In the light source device 21, a dielectric barrier discharge is generated between the internal electrode 24 and the external electrode 25 by applying an internal voltage using the lighting circuit 31, resulting in that the discharge medium is excited. This excited discharge medium emits ultraviolet light when moving back to a ground state. The ultraviolet light is transformed to visible light by the fluorescent layer 13, and then the visible light is emitted from the bulb 23.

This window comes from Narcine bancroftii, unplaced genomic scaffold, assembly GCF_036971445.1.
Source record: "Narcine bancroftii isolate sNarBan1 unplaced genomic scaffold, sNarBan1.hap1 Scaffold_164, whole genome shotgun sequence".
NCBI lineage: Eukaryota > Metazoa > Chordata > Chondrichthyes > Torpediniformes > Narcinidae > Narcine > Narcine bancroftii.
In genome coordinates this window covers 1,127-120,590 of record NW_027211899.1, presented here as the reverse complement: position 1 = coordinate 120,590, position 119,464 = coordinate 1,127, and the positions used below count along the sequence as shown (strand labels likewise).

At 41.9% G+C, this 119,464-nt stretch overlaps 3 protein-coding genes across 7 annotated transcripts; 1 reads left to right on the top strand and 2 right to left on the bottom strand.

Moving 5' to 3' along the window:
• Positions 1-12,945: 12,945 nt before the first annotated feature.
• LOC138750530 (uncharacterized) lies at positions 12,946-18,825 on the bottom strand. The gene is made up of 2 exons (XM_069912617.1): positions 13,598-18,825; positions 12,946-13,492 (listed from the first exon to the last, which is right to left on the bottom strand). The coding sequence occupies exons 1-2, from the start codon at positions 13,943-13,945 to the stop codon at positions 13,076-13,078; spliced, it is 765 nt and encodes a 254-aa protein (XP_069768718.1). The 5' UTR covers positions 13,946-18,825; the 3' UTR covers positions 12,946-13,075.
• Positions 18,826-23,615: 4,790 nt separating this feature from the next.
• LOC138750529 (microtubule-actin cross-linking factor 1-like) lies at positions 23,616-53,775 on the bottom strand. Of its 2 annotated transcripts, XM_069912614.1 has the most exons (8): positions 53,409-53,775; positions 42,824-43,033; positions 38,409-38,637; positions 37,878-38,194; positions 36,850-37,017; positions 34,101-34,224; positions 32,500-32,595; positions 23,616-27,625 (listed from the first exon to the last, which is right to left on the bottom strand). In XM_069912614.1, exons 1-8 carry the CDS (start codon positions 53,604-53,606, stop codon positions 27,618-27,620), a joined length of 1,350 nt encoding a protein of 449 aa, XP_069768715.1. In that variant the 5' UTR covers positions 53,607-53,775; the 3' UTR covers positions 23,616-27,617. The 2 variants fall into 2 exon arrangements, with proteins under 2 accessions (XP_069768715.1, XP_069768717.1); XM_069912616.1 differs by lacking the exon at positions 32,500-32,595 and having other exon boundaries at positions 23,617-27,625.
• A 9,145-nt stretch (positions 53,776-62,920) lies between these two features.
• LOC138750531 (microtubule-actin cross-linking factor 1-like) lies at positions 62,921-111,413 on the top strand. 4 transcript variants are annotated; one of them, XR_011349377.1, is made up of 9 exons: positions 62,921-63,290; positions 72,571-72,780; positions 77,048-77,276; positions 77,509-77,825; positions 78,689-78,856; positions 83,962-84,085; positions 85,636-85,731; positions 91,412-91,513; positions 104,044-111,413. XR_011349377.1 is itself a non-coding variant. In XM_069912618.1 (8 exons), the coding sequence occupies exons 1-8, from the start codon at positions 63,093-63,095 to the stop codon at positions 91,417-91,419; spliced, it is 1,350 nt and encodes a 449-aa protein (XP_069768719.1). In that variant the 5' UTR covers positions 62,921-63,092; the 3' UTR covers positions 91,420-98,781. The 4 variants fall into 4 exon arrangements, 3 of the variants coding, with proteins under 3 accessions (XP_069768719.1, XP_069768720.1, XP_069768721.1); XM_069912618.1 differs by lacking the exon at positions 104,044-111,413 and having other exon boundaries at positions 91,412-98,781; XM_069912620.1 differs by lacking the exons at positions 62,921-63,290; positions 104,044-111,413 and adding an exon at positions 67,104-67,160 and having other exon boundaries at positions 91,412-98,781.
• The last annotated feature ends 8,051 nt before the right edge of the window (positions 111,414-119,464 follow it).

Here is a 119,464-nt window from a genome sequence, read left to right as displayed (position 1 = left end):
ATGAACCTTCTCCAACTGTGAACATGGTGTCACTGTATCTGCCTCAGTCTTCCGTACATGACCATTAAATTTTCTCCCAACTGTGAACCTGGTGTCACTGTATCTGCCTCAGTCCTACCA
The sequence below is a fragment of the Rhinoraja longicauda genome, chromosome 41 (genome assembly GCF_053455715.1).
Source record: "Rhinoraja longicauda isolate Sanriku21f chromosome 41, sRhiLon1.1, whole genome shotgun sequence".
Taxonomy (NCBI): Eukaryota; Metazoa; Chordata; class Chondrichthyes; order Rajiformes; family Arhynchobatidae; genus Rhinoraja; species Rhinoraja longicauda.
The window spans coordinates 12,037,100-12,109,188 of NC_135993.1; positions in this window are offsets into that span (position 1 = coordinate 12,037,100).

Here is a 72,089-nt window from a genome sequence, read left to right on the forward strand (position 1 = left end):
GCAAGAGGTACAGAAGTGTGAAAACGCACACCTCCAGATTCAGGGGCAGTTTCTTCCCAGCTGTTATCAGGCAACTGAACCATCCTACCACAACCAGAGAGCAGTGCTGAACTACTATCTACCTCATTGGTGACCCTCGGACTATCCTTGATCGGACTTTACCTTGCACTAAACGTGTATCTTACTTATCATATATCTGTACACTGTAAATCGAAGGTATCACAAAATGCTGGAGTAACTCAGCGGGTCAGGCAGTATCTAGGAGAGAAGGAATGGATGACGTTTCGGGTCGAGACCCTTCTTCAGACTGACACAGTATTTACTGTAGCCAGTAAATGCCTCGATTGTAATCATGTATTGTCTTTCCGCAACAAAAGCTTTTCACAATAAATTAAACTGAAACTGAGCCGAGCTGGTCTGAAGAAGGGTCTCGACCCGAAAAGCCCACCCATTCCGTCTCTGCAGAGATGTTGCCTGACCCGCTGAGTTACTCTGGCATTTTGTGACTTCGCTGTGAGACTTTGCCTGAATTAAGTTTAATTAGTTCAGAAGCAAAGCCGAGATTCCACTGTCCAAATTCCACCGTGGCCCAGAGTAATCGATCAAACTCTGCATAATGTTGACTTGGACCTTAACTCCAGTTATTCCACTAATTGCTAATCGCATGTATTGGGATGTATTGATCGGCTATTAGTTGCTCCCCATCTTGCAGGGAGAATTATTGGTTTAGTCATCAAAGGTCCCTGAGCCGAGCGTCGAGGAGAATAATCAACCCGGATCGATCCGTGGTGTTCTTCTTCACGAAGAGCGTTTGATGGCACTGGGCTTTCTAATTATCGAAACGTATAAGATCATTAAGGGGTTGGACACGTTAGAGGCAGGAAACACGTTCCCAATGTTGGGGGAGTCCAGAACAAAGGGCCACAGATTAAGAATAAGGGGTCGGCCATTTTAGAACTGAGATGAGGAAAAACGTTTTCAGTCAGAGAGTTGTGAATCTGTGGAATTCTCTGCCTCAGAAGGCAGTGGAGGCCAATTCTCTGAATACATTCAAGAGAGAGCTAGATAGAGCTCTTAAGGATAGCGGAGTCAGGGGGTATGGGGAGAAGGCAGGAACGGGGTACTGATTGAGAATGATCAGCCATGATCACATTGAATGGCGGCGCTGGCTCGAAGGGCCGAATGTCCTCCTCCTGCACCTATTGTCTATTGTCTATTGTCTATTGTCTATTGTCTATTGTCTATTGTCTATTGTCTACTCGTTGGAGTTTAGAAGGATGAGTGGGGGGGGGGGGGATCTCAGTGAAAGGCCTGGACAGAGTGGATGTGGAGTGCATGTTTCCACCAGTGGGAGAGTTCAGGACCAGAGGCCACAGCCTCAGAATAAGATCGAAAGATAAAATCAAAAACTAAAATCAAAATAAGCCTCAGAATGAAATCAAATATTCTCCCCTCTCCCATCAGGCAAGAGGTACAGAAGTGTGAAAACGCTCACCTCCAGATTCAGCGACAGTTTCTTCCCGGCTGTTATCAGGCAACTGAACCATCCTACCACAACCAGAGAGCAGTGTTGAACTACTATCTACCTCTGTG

Next, a supporting structure of the external electrode 25 relative to the bulb 23 will be described. As described above, the external electrode 25 is secured to the bulb 23 by two holder members 27. Each holder member 27 is made of a material with insulation and elasticity, such as silicon rubber. As shown in FIG. 7, the holder member 27 is a relatively flat rectangular parallelepiped, wherein a circular support hole 27 a penetrates at a center of the holder member 27. The bulb 23 is inserted into the support hole 27 a, and the holder member 27 is secured to the bulb 23 by a hole wall of the support hole 27 a elastically tightening over an outer surface of the bulb 23. A rectangular parallelepiped engagement protrusion 27 b is disposed on each of three of four side faces of the holder member 27, excluding one side face corresponding to the open section 35 of the external electrode 25. As shown in FIGS. 5 to 6B, a rectangular engagement hole 38 is formed in the walls sections 32 to 34 respectively on both ends in the longitudinal direction of the external electrode 25. By the engagement protrusions 27 b fitting into the engagement holes 38, the external electrode 25 is secured to the holder member 27. As most clearly shown in FIG. 6B, the holder member 27 is disposed at a position away from an area where the discharge space 22 and the external electrode 25 are opposed to each other.